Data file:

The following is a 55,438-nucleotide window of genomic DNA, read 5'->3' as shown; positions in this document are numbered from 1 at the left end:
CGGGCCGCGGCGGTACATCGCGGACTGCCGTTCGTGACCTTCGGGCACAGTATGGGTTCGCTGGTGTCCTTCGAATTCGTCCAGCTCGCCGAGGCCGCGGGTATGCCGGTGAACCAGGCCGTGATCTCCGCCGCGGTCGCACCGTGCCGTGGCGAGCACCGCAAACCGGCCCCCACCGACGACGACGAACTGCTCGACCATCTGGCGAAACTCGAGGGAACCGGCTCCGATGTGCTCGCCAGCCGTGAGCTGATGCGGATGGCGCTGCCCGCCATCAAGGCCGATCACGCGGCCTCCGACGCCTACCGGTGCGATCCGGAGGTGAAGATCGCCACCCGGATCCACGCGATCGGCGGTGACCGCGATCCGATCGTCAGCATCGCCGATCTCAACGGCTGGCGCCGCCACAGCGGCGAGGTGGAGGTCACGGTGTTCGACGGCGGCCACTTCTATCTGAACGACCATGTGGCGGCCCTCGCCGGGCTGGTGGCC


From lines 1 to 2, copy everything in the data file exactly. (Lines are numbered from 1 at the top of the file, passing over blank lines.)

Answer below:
The following is a 55,438-nucleotide window of genomic DNA, read 5'->3' as shown; positions in this document are numbered from 1 at the left end:
CGGGCCGCGGCGGTACATCGCGGACTGCCGTTCGTGACCTTCGGGCACAGTATGGGTTCGCTGGTGTCCTTCGAATTCGTCCAGCTCGCCGAGGCCGCGGGTATGCCGGTGAACCAGGCCGTGATCTCCGCCGCGGTCGCACCGTGCCGTGGCGAGCACCGCAAACCGGCCCCCACCGACGACGACGAACTGCTCGACCATCTGGCGAAACTCGAGGGAACCGGCTCCGATGTGCTCGCCAGCCGTGAGCTGATGCGGATGGCGCTGCCCGCCATCAAGGCCGATCACGCGGCCTCCGACGCCTACCGGTGCGATCCGGAGGTGAAGATCGCCACCCGGATCCACGCGATCGGCGGTGACCGCGATCCGATCGTCAGCATCGCCGATCTCAACGGCTGGCGCCGCCACAGCGGCGAGGTGGAGGTCACGGTGTTCGACGGCGGCCACTTCTATCTGAACGACCATGTGGCGGCCCTCGCCGGGCTGGTGGCC